But a no shit libertarian revolution would also have the potential to fix it. When people begin to, no shit, suffer, will they have the wherewithal to see the correct path? I see small glimmers of potential out there, and I hope I’m not just deluding myself, but there may be a small chance. The increasing popularity of libertarian leaning politicians could be the spark to light the fire. It happened, against all odds, at the nation’s founding. Maybe lightning will strike twice.

              Not holding my breath, but it would be nice if I wasn’t looking at living the last third of my life in destitution.

              1. Or perhaps Rutan and the rest of the folks working on it might actually get us our High Frontier.

                I’d love to die on Mars. Or maybe we can get the Lunar Revolt going.

        3. Warren wins, Irish loses.

          Although I might go with 1865, but that will piss some people off.

  16. I urge these EU bureaucrats to pass rules regulating gravity (makes as much sense as trying to regulate economic laws), and then have a nice stroll off the top of their hideously designed European Contemporary high-rise.

    1. cavalier973| 6.21.13 @ 10:31PM |#
      “I urge these EU bureaucrats to pass rules regulating gravity…”

      I’d like to second this motion!
      It’ll give the EU twits the appearance of doing something; you know, the ‘intent’.
      And since it will have an actual effect of zero, the rest of us won’t have to live with the long-term results of their stupidity!
      Can we start a petition to have the EU and, (why not?) the US legi-twits spend the next ten years or so debating how gravity might be best regulated?
      Get those occupy assholes out there! Gravity harms the women, the poor and various races!

  17. CEO’s received median raises of 11% last year in an economic climate in which the median for most people is 3%. CEO pay is 1,800 times that of the average worker, and this all more or less happens because the market for executives is different than that of other employee populations.
    There are only so many private large cap companies and private equity firms out there, and very few executives would leave the labor market entirely simply because average pay across the market went down. If a “salary cap” on executive pay existed in the United States lower paydays would simply become the new normal.

    1. Guy Laguy| 6.21.13 @ 11:11PM |#
      …”If a “salary cap” on executive pay existed in the United States lower paydays would simply become the new normal.”

      Folks, put your hands together for GL! Isn’t he GREAT?! He’ll be here all week, tell your friends to join us!
      And don’t forget to tip your server well; they deserve it!
      Thank you all for coming!

    2. How about the truth. Government employees receive huge raises and bonuses on top of their already outsized wages, while private industry employees get 1%, or nothing, while the country bleeds to death from debt.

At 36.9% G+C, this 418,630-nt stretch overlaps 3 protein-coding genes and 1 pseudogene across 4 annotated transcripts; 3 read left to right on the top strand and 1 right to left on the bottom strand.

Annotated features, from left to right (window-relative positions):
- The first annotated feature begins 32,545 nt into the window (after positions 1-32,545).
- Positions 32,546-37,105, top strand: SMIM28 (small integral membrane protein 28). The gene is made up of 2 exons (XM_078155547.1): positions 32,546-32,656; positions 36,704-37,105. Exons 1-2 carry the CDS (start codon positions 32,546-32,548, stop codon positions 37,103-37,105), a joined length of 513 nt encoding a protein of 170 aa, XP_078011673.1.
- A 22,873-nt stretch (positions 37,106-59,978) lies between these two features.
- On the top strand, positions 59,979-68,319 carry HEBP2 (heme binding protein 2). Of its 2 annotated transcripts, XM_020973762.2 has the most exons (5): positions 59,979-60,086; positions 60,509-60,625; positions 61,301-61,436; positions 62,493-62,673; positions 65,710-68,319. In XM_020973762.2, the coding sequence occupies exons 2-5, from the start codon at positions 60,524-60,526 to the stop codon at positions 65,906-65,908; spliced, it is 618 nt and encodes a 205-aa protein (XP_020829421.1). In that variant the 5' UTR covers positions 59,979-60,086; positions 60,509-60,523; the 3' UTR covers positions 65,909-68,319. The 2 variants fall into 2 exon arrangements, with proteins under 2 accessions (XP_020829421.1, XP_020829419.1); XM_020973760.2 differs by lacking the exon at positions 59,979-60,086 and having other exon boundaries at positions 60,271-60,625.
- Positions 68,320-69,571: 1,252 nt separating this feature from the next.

3. Fuck off slaver.

    4. No, more companies and their execs would just leave the US and set up shop in more sensible countries.

  18. Want to see an example of what citizens need to do to get the attention of their government?

    See, Brazil. Nuff said. When we can put 2 million people in the streets, then we will see what happens. And no, it’s not about bus tickets. And it really doesn’t matter. Can the US put 2 million on the streets over being pissed off at gubmint? It’s way past time.

    1. What happened as a result of the bonus marches? Or the disarmament parades of 1982?

      Mostly what seems to happen in response is bad. Long, hot summer? Welfare state. Just because you got their att’n doesn’t mean they’ll respond the right way.

    2. Um, I think 1000 Timothy McVeighs would get more attention.

      1. Yeah, but the wrong kind…. we want to stop the NSA snooping and the Patriot Act spying and the drones, not give them more excuses for it.

  19. When I read the headline, my first thought was, “Good! Maybe now they’ll…d’oh!”

    For a second I’d forgotten banking exists as a private, voluntary service. It’s a mode of thought it’s easy to get into when you’re immersed in the language of “banksters”, etc.

    1. To be fair, it’s not really anymore.

  20. OT: wish I was clubbin’ in Calgary tonight. Heard the dance floors are gonna be flooded.

  21. Fucking unreal scene west of Calgary. Makes me look at my little creek and pond a little differently.

    1. Power outage in downtown Calgary

      1. Luckily, everyone has a horse, right?

  22. Noone ever warned the boy, RockNRoll is a vicious game.

  23. Smoetmiems man you jsut gotta roll that smack.

    http://www.Go-Anon.tk

  24. How about capping Lawyers’ pay as a response to public anger over continuing outrageous court awards and a desire on the part of officials to reduce the number of silly lawsuits? 😉

    1. How dare you sir!

      I was going to suggest capping the pay of EU regulators, and I would go further…cutting their pay when the next banking crisis occurs. After all, if they were doing their jobs, they would be preventing crises in the first place, wouldn’t they?

  25. Somewhere, Ayn Rand is rolling over in her grave…. What is this, the Anti-Dog-Eat-Dog Rule? Or the Australian version, Whack the Tall Poppy?